skaldic

Skaldic Poetry of the Scandinavian Middle Ages

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ESk Harsonkv 1II/8 — in

Auð gefr Eysteinn lýðum;
eykr hjaldr Sigurðr skjaldar;
lætr Ingi slǫg syngva;
semr Magnús frið bragna.
Fjǫldýrs (hafa fjórir)
folktjald (komit aldri)
rýðr bragnings kyn blóði
(brœðr und sól in œðri).

Eysteinn gefr lýðum auð; Sigurðr eykr hjaldr skjaldar; Ingi lætr slǫg syngva; Magnús semr frið bragna. Kyn fjǫldýrs bragnings rýðr folktjald blóði; aldri hafa fjórir brœðr in œðri komit und sól.

Eysteinn gives people wealth; Sigurðr increases the noise of the shield [BATTLE]; Ingi lets weapons sing; Magnús creates concord between men. The kin of the very precious ruler reddens the battle-tent [SHIELD] with blood; never have four more distinguished brothers appeared beneath the sun.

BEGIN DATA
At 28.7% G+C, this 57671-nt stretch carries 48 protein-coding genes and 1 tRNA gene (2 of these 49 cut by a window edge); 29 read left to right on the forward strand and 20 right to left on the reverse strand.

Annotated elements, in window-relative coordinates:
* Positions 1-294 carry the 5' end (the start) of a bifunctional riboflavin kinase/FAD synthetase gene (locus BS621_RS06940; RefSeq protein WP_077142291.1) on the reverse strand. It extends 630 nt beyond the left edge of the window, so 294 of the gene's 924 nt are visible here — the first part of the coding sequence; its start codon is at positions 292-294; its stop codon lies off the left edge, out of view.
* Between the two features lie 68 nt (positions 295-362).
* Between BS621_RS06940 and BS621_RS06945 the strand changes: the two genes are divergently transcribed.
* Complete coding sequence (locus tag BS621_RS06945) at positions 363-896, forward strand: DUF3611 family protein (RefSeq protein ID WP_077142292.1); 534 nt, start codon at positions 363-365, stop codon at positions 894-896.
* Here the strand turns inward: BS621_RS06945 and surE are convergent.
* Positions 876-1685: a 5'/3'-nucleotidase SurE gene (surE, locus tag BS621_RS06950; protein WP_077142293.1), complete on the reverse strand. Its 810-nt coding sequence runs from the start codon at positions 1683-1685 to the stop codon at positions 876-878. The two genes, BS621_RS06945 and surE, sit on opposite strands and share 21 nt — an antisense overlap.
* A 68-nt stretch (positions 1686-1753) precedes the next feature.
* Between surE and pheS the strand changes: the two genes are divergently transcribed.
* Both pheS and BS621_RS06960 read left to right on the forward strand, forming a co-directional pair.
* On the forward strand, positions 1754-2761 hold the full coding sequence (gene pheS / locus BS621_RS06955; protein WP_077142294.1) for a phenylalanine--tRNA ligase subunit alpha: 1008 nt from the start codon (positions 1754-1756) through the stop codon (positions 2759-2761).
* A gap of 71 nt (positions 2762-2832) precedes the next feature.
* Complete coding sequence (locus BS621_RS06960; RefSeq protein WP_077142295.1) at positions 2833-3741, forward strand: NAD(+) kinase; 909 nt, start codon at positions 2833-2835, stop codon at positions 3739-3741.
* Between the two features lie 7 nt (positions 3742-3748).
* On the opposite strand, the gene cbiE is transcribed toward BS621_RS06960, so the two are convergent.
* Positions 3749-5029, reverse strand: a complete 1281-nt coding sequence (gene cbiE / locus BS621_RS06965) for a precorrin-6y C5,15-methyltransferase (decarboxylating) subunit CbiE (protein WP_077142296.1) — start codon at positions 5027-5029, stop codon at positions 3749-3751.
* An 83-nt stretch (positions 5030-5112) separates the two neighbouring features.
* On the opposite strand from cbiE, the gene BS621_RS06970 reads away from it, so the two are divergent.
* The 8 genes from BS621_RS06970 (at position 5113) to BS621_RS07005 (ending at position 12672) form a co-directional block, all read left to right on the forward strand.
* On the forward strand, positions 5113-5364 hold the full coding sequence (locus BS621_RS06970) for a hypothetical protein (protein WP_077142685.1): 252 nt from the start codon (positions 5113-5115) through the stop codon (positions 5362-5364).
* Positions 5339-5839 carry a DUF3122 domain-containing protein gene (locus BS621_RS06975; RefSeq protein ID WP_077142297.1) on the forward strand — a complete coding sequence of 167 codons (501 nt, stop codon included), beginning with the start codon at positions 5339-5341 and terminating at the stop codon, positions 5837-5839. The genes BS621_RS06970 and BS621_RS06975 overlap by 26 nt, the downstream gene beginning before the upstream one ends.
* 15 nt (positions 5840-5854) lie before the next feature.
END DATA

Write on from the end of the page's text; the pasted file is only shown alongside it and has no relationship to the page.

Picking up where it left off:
readings

[8] sól in (‘sol hin’): sólu F, sól en E, Hr, sól enn J2ˣ, H, sól er 42ˣ

notes

[8] in œðri ‘more distinguished’: In is an intensifying adv. placed before comp. adjectives (see Heggstad, Hødnebø and Simensen, 1997: enn adv. 5). The more common form of this adv. is enn, but it was weakened to in in unstressed position.

grammar

Pronouns and determiners: Definite article

The definite article is normally suffixed to nouns, except in some cases where it is used with an adjective. If the noun form ends in a vowel, the 'i' in the article is dropped. If the noun form ends in 'um', the 'm' and 'i' are both dropped. E.g. hesta (acc. pl.) > hestana (acc. pl. definite); hestum (dat. pl.) > hestunum (dat. pl. definite)

masc.fem.neut.
sing. N
A
G
D
inn
inn
ins
inum
in
ina
innar
inni
it
it
ins
inu
pl. N
A
G
D
inir
ina
inna
inum
inar
inar
inna
inum
in
in
inna
inum
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